Strawman Fallacy

28/4/19

In logic, the use of a 'strawman' is an informal fallacy (using it does not mean the proponent is wrong, only that it is unpersuasive). It is very common in political arguments. The user often is either unable or unwilling to attack or refute the argument put forward by their opponent, so he attacks an easier, but less defensible, version setting up a much easier facsimile or strawman to refute.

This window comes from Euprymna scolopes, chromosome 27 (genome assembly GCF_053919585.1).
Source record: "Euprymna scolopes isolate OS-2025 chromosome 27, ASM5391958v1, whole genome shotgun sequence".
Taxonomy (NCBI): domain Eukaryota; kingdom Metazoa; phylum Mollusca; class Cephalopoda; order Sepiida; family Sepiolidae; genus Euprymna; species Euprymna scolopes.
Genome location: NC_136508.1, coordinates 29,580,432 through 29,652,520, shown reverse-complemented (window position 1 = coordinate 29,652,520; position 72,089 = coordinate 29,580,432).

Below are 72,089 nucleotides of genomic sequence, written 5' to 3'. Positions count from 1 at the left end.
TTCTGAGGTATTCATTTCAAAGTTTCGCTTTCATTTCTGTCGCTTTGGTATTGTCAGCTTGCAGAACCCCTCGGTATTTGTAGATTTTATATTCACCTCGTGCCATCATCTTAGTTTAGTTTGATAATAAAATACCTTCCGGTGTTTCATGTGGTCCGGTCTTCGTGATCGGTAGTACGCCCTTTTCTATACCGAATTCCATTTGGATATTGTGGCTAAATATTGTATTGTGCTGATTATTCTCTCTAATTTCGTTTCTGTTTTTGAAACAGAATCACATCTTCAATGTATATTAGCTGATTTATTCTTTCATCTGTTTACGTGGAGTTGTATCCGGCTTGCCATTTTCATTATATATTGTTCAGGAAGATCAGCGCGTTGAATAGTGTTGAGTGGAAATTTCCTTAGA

Although the term is fairly recent (mid 20th C), the concept is well understood in formal logic. Similar terms were used and came from a scarecrow, dummy or effigy standing in for the real thing.

A good example from the Brexit debates is when one person accepts the UK should leave the political union but continue to ensure smooth movement of goods by being part of the Customs Union and SIngle Market, but their opponent's response is to accuse them of refusing to accept the result of the referendum.

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